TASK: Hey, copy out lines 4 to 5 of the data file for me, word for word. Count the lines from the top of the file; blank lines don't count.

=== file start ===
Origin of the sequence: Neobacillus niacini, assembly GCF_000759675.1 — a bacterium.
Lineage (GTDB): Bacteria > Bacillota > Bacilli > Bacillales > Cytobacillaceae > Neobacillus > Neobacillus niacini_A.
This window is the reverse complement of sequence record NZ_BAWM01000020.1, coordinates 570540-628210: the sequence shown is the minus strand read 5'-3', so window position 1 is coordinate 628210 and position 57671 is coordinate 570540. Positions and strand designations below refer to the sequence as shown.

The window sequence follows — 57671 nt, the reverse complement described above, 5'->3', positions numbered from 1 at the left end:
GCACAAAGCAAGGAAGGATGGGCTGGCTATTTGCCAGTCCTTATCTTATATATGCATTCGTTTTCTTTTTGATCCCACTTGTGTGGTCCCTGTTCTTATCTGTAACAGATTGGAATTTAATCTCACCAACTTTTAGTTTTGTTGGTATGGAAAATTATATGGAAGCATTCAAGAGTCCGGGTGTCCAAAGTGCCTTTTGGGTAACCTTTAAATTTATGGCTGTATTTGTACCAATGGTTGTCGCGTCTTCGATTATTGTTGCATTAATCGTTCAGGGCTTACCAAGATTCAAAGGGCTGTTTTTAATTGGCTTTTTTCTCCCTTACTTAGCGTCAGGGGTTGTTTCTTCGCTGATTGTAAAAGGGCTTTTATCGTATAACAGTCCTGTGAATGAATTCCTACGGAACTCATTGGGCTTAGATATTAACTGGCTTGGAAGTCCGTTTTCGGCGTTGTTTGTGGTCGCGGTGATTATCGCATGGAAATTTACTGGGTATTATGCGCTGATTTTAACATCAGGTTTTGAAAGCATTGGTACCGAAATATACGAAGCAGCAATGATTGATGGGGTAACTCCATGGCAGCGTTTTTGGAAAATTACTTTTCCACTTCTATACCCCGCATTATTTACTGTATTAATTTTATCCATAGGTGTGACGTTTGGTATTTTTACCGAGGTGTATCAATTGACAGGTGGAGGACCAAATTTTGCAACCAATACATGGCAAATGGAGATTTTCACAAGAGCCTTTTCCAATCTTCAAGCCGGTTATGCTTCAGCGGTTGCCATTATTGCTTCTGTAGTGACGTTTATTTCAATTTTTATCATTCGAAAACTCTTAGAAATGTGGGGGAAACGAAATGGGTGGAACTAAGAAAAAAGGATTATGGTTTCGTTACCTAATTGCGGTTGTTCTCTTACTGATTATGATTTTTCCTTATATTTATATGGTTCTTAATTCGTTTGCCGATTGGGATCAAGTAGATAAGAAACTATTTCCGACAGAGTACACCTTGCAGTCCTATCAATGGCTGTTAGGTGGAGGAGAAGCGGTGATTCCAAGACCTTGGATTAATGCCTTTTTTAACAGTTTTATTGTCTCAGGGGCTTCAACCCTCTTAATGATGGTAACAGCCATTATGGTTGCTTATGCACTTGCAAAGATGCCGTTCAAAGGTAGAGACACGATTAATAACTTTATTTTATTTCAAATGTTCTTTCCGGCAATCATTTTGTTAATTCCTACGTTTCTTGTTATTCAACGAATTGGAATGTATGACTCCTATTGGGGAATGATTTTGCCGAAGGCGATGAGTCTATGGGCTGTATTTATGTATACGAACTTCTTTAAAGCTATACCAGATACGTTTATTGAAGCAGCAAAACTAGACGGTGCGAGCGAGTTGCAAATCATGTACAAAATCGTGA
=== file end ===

The window sequence follows — 57671 nt, the reverse complement described above, 5'->3', positions numbered from 1 at the left end:
GCACAAAGCAAGGAAGGATGGGCTGGCTATTTGCCAGTCCTTATCTTATATATGCATTCGTTTTCTTTTTGATCCCACTTGTGTGGTCCCTGTTCTTATCTGTAACAGATTGGAATTTAATCTCACCAACTTTTAGTTTTGTTGGTATGGAAAATTATATGGAAGCATTCAAGAGTCCGGGTGTCCAAAGTGCCTTTTGGGTAACCTTTAAATTTATGGCTGTATTTGTACCAATGGTTGTCGCGTCTTCGATTATTGTTGCATTAATCGTTCAGGGCTTACCAAGATTCAAAGGGCTGTTTTTAATTGGCTTTTTTCTCCCTTACTTAGCGTCAGGGGTTGTTTCTTCGCTGATTGTAAAAGGGCTTTTATCGTATAACAGTCCTGTGAATGAATTCCTACGGAACTCATTGGGCTTAGATATTAACTGGCTTGGAAGTCCGTTTTCGGCGTTGTTTGTGGTCGCGGTGATTATCGCATGGAAATTTACTGGGTATTATGCGCTGATTTTAACATCAGGTTTTGAAAGCATTGGTACCGAAATATACGAAGCAGCAATGATTGATGGGGTAACTCCATGGCAGCGTTTTTGGAAAATTACTTTTCCACTTCTATACCCCGCATTATTTACTGTATTAATTTTATCCATAGGTGTGACGTTTGGTATTTTTACCGAGGTGTATCAATTGACAGGTGGAGGACCAAATTTTGCAACCAATACATGGCAAATGGAGATTTTCACAAGAGCCTTTTCCAATCTTCAAGCCGGTTATGCTTCAGCGGTTGCCATTATTGCTTCTGTAGTGACGTTTATTTCAATTTTTATCATTCGAAAACTCTTAGAAATGTGGGGGAAACGAAATGGGTGGAACTAAGAAAAAAGGATTATGGTTTCGTTACCTAATTGCGGTTGTTCTCTTACTGATTATGATTTTTCCTTATATTTATATGGTTCTTAATTCGTTTGCCGATTGGGATCAAGTAGATAAGAAACTATTTCCGACAGAGTACACCTTGCAGTCCTATCAATGGCTGTTAGGTGGAGGAGAAGCGGTGATTCCAAGACCTTGGATTAATGCCTTTTTTAACAGTTTTATTGTCTCAGGGGCTTCAACCCTCTTAATGATGGTAACAGCCATTATGGTTGCTTATGCACTTGCAAAGATGCCGTTCAAAGGTAGAGACACGATTAATAACTTTATTTTATTTCAAATGTTCTTTCCGGCAATCATTTTGTTAATTCCTACGTTTCTTGTTATTCAACGAATTGGAATGTATGACTCCTATTGGGGAATGATTTTGCCGAAGGCGATGAGTCTATGGGCTGTATTTATGTATACGAACTTCTTTAAAGCTATACCAGATACGTTTATTGAAGCAGCAAAACTAGACGGTGCGAGCGAGTTGCAAATCATGTACAAAATCGTGA